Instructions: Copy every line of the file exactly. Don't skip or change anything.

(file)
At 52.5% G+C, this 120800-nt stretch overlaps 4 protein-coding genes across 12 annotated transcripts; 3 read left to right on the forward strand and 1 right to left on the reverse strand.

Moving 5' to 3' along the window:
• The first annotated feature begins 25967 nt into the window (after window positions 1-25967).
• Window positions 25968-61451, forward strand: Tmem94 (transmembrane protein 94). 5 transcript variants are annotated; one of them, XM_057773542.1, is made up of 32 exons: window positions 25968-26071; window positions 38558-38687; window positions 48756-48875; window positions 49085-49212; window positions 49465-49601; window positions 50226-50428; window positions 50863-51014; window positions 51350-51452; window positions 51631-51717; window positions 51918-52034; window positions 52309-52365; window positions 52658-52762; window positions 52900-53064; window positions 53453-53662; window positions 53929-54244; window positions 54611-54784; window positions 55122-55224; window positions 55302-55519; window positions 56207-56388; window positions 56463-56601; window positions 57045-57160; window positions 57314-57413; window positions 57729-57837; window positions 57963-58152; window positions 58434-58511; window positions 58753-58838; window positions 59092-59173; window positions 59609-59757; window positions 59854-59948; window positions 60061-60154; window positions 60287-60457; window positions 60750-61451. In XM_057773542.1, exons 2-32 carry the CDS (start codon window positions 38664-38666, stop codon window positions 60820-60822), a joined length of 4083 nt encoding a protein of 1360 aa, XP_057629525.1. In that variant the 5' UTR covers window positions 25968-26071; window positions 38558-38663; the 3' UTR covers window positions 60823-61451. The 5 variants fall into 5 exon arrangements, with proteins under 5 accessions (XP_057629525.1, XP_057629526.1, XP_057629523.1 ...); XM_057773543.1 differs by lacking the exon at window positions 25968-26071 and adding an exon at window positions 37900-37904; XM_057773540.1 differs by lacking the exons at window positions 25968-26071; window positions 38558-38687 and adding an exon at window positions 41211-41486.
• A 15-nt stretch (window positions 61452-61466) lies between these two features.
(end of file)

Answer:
At 52.5% G+C, this 120800-nt stretch overlaps 4 protein-coding genes across 12 annotated transcripts; 3 read left to right on the forward strand and 1 right to left on the reverse strand.

Moving 5' to 3' along the window:
• The first annotated feature begins 25967 nt into the window (after window positions 1-25967).
• Window positions 25968-61451, forward strand: Tmem94 (transmembrane protein 94). 5 transcript variants are annotated; one of them, XM_057773542.1, is made up of 32 exons: window positions 25968-26071; window positions 38558-38687; window positions 48756-48875; window positions 49085-49212; window positions 49465-49601; window positions 50226-50428; window positions 50863-51014; window positions 51350-51452; window positions 51631-51717; window positions 51918-52034; window positions 52309-52365; window positions 52658-52762; window positions 52900-53064; window positions 53453-53662; window positions 53929-54244; window positions 54611-54784; window positions 55122-55224; window positions 55302-55519; window positions 56207-56388; window positions 56463-56601; window positions 57045-57160; window positions 57314-57413; window positions 57729-57837; window positions 57963-58152; window positions 58434-58511; window positions 58753-58838; window positions 59092-59173; window positions 59609-59757; window positions 59854-59948; window positions 60061-60154; window positions 60287-60457; window positions 60750-61451. In XM_057773542.1, exons 2-32 carry the CDS (start codon window positions 38664-38666, stop codon window positions 60820-60822), a joined length of 4083 nt encoding a protein of 1360 aa, XP_057629525.1. In that variant the 5' UTR covers window positions 25968-26071; window positions 38558-38663; the 3' UTR covers window positions 60823-61451. The 5 variants fall into 5 exon arrangements, with proteins under 5 accessions (XP_057629525.1, XP_057629526.1, XP_057629523.1 ...); XM_057773543.1 differs by lacking the exon at window positions 25968-26071 and adding an exon at window positions 37900-37904; XM_057773540.1 differs by lacking the exons at window positions 25968-26071; window positions 38558-38687 and adding an exon at window positions 41211-41486.
• A 15-nt stretch (window positions 61452-61466) lies between these two features.